Culture

10 Movies Best Seen on the Big Screen, From 'Southern Wild' to 'Oz'

Quvenzhane Wallis in ‘Beasts of the Southern Wild’/Photo © Ben Richardson/Fox Searchlight
Quvenzhane Wallis in ‘Beasts of the Southern Wild’/Photo © Ben Richardson/Fox Searchlight

Good news, movie fans: Sleeper hit "Beasts of the Southern Wild" is being brought back to theaters. It seems its four Academy Award nominations -- Best Picture, Best Adapted Screenplay, Best Director for Benh Zeitlin, and Best Actress for Quvenzhané Wallis -- have led to enough demand to incite Fox Searchlight to exercise their right to an encore performance. The story, for those who have been spending the post-holiday bleakness of January under a rock, follows six-year-old Hushpuppy and her father, Wink, as they live out their precarious lives in the Louisiana bayou. Based on the screenplay by Lucy Aliber, the tale turns fantastical as ice caps melt and dangers ensue. If you've not yet seen it, this is definitely a movie worth watching on the big screen; the cinematography alone is breathtaking. Inspired by the news that it's returning to theaters, we started thinking about other films best seen -- if ever possible -- in theaters, in all of their larger-than-life glory. So without further ado, here are Signature's picks for silver-screen stunners, culled from those currently out there -- and those for whose reappearance one can only hope.

"Les Miserables" (2012)
Catch it while you can! The live-singing approach to this project taken by Tom Hooper certainly stripped away any danger of injecting that dreaded canned-and-preserved-by-Hollywood feeling into the beloved Broadway classic based on the novel by Victor Hugo. Whether you've seen the adaptation at some point on the Great White Way or not, don't just take our word for it; the film is up for eight -- count 'em, eight -- Oscar nominations.

"Anna Karenina" (2012)
In another example of a seasoned director's unconventional approach to filmmaking, Joe Wright's "Anna Karenina" was filmed entirely in a dilapidated old theater. The result? "Incredibly cinematic," said Jason Solomons. Another result was an Oscar nod for Best Cinematography. Performances by Keira Knightley and Jude Law were also hailed, so add this classic, based on the book by Leo Tolstoy, to your must-see-on-the-big-screen list.

"Django Unchained" (2012)
Quentin Tarantino has done it again with the solidly acted, incredibly gory, over-the-top drama "Django Unchained." His comic book style -- blood splattering, bodies flying, characters stylized to the Nth degree -- is out in full force in this Oscar-nominated movie. The film has an epic feel to it, and story plus soundtrack plus shock value equals another film best seen in a crowded theater, for the satisfaction of the collective gasp.

"Life of Pi" (2012)
Before turning our eyes to films of the past, we're allowing ourselves one more current film in the must-see-on-the-big-screen category: Ang Lee's "Life of Pi," based on the novel by Yann Martel. The Academy was quite forthcoming with the nominations for "Pi," doling out eleven in total, including Best Picture, Best Director, and Best Cinematography. The film's somewhat polarizing conclusion isn't the only reason to add it to your list; it's also, quite simply, visually  stunning.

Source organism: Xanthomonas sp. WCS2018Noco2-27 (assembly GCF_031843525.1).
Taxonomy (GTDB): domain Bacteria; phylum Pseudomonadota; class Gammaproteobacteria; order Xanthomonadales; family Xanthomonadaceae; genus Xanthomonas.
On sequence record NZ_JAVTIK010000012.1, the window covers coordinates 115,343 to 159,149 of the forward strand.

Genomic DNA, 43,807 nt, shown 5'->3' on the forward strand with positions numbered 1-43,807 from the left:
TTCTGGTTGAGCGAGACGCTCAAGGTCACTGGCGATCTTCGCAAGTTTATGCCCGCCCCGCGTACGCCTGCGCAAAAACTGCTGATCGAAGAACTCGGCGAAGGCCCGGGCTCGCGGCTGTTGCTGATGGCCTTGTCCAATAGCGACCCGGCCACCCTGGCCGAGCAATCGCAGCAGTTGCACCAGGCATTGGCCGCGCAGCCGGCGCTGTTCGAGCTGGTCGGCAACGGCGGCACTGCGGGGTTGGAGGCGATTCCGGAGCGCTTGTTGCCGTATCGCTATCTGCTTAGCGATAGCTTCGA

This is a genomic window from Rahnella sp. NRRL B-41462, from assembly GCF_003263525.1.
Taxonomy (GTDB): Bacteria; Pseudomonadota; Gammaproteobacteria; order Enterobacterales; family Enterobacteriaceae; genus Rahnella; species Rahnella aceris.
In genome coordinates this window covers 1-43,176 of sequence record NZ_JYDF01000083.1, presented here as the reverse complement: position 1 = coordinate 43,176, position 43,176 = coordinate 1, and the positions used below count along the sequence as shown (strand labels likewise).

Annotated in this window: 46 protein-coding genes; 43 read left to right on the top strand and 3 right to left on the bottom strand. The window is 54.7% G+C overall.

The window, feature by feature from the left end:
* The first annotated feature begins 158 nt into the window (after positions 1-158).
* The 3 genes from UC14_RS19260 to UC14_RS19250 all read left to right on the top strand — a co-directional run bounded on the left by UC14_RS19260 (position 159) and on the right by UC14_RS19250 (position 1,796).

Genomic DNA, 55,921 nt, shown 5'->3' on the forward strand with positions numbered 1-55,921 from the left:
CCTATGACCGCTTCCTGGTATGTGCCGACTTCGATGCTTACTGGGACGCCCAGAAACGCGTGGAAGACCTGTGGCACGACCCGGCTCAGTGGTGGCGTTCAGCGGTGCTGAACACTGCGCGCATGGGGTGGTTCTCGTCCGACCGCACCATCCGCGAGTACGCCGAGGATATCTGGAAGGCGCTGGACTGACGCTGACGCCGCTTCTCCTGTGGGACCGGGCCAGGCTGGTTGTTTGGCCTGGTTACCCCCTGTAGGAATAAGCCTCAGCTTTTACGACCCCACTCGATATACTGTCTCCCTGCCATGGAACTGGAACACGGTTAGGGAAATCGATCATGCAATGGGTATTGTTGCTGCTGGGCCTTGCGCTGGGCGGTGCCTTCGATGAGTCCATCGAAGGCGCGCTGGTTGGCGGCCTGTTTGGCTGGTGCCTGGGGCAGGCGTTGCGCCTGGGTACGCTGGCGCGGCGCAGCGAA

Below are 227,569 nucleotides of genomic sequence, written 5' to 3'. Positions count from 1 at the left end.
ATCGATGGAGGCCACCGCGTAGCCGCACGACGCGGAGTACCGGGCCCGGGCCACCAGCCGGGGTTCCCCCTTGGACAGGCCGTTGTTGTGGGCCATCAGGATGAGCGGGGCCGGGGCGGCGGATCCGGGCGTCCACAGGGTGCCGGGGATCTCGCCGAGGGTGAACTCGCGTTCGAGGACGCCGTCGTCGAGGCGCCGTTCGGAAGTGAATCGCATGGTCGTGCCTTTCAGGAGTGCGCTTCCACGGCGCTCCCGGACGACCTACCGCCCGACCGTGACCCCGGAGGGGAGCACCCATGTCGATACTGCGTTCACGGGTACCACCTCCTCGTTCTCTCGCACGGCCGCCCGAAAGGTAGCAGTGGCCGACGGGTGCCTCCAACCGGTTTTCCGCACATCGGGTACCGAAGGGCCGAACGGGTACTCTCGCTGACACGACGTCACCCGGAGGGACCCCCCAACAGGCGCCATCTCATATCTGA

"Avatar" (2009)
It's no wonder that James Cameron's 3-D masterpiece, which drew inspiration from Hinduism, his mother, and the ongoing ecology vs. industry debate, pulled in $2.7 billion worldwide. The film's three Oscars were all for its aesthetics: Cinematography, Visual Effects, and Art Direction. If you weren't one with the masses last time it was in theaters, keep your fingers crossed that it returns once more before the sequel comes down the pipe.

"The Shining" (1980)
Stanley Kubrick's classic horror film of a cabin fever-inflicted crazy man and his family, based on the novel by Stephen King, perseveres to this day as one of the Scariest. Movies. Ever. This film fan had the unique and twisted pleasure of seeing it in the Bagdad Theater and Pub in Portland, OR, a few years ago -- and didn't sleep at all that night. If it ever comes back to a theater near you, don't think twice about ponying up for the price of admission.

"The Rocky Horror Show" (1975)
Director Jim Sharman added the power of perpetuity to his hit London play "The Rocky Horror Show" when he brought the movie adaptation of the production to theaters in 1975, aptly re-named "The Rocky Horror Picture Show." The film's near-immediate cult status was aided by its limited midnight showings, and since then, when "The Rocky Horror Picture Show" comes to theaters, so do its fans -- dressed up in costume and ready to sing along through the whole movie. If nothing else, the experience is unlike any other movie night you've ever had.

"The Godfather" (1972)
If you've come this far in life and have not yet seen Francis Ford Coppola's breakout hit, based on the novel by Mario Puzo, for shame, paisano. On the bright side, you can hold out to experience the mafia at its most soul-crushing best on the silver screen, the way it was originally intended, with a surprise star turn by a young Al Pacino, James Caan as his brother, and a larger-than-life Marlon Brando before he was, well, larger than life.

"The Wizard of Oz" (1939)
Dorothy, the Wicked Witch, tornadoes, Munchkins, Oz ... No matter how many times you've seen the classic tale, based on the book by L. Frank Baum, the experience of seeing it in the movie theater is as magical as cinema-going can get. It's not often that this one comes back around, but with its seventy-fifth anniversary quickly creeping up, you may just be lucky enough to catch it on the big screen.

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